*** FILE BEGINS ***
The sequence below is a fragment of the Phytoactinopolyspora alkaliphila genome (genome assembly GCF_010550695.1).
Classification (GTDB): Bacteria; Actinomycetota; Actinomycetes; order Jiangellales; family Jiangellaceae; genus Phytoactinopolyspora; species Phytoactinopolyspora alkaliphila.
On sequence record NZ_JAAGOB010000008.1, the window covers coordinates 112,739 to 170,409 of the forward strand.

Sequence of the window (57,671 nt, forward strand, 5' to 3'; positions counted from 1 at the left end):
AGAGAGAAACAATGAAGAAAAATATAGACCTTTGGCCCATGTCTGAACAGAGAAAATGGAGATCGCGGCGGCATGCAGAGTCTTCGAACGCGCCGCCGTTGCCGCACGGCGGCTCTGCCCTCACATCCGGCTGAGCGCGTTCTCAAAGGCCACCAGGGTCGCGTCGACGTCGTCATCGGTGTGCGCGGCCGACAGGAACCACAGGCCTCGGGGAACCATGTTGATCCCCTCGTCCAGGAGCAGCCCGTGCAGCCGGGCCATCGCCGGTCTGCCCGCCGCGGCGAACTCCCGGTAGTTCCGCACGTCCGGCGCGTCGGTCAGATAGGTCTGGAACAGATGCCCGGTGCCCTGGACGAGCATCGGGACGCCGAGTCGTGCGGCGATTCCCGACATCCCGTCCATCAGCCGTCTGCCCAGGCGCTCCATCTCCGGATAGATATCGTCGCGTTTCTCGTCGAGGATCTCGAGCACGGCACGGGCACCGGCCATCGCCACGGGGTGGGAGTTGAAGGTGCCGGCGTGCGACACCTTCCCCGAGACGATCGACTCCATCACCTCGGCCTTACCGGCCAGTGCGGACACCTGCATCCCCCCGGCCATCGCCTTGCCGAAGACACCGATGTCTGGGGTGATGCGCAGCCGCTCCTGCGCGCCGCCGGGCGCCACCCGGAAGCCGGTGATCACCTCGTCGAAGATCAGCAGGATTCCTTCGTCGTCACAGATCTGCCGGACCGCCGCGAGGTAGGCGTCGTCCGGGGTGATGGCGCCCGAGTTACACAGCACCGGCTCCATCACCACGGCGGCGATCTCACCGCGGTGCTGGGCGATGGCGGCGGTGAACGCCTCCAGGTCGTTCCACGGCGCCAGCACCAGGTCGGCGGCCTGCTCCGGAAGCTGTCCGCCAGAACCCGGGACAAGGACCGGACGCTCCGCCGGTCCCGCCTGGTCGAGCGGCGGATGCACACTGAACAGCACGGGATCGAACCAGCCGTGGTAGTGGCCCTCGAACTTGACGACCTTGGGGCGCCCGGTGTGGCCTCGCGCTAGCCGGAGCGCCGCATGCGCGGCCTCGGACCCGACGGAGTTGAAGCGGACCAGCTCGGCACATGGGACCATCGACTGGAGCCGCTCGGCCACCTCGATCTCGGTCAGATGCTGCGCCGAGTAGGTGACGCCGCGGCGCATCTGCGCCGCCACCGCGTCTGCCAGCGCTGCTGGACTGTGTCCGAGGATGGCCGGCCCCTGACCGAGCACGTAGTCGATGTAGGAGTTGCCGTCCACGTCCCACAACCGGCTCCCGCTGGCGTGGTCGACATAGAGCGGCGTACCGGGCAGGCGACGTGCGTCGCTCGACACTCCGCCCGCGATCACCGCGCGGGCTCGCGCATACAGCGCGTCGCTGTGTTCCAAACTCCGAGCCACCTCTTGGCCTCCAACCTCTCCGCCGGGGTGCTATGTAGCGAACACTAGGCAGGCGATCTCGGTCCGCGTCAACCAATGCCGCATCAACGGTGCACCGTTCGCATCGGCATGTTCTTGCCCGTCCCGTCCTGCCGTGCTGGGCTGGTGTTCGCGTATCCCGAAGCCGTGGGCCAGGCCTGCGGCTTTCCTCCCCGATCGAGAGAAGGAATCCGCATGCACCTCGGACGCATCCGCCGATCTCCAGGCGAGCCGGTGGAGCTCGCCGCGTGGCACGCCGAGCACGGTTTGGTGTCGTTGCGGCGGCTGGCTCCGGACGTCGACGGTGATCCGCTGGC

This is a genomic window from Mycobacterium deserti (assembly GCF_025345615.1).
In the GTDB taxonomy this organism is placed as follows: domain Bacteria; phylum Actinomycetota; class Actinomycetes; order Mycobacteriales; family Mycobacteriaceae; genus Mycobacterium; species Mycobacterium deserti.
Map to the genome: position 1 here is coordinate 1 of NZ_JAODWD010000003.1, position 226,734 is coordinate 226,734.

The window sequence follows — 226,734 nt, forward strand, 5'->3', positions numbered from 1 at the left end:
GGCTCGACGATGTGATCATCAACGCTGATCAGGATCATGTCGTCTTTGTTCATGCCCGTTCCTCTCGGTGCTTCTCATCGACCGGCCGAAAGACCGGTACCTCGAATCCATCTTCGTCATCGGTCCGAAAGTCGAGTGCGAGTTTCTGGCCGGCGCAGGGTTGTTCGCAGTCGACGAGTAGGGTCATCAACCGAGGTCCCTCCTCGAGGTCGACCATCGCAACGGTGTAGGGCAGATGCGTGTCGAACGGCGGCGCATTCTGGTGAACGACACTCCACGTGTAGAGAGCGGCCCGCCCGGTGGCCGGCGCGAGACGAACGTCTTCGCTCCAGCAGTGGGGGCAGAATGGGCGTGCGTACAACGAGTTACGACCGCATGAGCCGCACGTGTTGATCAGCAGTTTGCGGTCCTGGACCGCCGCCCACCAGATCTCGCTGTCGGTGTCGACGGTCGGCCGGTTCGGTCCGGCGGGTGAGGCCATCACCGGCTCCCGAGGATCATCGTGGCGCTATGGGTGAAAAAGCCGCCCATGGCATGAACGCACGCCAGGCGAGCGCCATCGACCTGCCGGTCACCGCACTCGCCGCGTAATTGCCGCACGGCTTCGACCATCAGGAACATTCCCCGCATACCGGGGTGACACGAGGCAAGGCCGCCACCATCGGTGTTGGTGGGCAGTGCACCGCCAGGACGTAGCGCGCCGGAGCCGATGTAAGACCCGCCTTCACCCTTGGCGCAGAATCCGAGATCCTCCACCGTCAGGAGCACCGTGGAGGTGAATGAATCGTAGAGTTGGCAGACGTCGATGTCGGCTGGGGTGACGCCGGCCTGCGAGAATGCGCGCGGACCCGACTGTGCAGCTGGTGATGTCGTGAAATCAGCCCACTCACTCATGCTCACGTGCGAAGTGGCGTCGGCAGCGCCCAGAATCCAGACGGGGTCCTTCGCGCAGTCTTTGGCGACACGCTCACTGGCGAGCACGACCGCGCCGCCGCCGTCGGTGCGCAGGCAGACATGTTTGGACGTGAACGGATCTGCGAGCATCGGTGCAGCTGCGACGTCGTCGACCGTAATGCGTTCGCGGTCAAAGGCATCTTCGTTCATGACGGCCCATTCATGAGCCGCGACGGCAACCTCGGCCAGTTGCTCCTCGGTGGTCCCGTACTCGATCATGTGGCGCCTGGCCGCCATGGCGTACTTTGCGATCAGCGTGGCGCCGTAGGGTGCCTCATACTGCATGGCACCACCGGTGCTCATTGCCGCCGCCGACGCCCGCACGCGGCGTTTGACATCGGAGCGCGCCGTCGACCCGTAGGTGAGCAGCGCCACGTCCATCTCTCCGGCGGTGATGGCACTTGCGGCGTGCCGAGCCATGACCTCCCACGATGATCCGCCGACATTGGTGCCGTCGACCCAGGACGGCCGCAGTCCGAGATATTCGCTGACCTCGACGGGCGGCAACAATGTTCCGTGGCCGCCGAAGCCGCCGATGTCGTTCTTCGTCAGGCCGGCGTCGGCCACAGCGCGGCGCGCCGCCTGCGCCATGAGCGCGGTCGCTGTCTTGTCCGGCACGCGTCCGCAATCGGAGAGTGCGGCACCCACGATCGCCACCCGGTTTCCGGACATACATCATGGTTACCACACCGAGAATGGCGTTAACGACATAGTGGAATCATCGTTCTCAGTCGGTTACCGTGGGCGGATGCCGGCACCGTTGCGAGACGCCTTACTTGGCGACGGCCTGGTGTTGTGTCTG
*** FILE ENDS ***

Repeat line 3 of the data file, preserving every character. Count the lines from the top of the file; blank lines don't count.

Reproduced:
On sequence record NZ_JAAGOB010000008.1, the window covers coordinates 112,739 to 170,409 of the forward strand.